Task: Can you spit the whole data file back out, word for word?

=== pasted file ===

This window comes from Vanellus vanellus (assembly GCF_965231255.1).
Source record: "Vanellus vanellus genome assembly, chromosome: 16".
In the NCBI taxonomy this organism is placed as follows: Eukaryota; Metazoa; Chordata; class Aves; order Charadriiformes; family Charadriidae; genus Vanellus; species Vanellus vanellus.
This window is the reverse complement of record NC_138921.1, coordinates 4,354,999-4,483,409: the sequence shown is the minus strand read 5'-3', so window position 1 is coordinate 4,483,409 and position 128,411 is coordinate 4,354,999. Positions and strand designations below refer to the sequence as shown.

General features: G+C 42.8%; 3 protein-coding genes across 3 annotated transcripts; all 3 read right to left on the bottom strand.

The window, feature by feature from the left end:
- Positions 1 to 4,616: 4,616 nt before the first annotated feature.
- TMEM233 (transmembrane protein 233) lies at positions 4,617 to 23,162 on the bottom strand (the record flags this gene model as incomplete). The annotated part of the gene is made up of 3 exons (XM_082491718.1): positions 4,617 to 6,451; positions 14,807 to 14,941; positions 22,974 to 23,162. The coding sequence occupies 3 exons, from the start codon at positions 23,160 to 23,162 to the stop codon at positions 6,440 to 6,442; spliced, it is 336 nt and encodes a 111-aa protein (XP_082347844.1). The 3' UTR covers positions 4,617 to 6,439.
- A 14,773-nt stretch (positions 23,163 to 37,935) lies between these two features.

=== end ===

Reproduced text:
This window comes from Vanellus vanellus (assembly GCF_965231255.1).
Source record: "Vanellus vanellus genome assembly, chromosome: 16".
In the NCBI taxonomy this organism is placed as follows: Eukaryota; Metazoa; Chordata; class Aves; order Charadriiformes; family Charadriidae; genus Vanellus; species Vanellus vanellus.
This window is the reverse complement of record NC_138921.1, coordinates 4,354,999-4,483,409: the sequence shown is the minus strand read 5'-3', so window position 1 is coordinate 4,483,409 and position 128,411 is coordinate 4,354,999. Positions and strand designations below refer to the sequence as shown.

General features: G+C 42.8%; 3 protein-coding genes across 3 annotated transcripts; all 3 read right to left on the bottom strand.

The window, feature by feature from the left end:
- Positions 1 to 4,616: 4,616 nt before the first annotated feature.
- TMEM233 (transmembrane protein 233) lies at positions 4,617 to 23,162 on the bottom strand (the record flags this gene model as incomplete). The annotated part of the gene is made up of 3 exons (XM_082491718.1): positions 4,617 to 6,451; positions 14,807 to 14,941; positions 22,974 to 23,162. The coding sequence occupies 3 exons, from the start codon at positions 23,160 to 23,162 to the stop codon at positions 6,440 to 6,442; spliced, it is 336 nt and encodes a 111-aa protein (XP_082347844.1). The 3' UTR covers positions 4,617 to 6,439.
- A 14,773-nt stretch (positions 23,163 to 37,935) lies between these two features.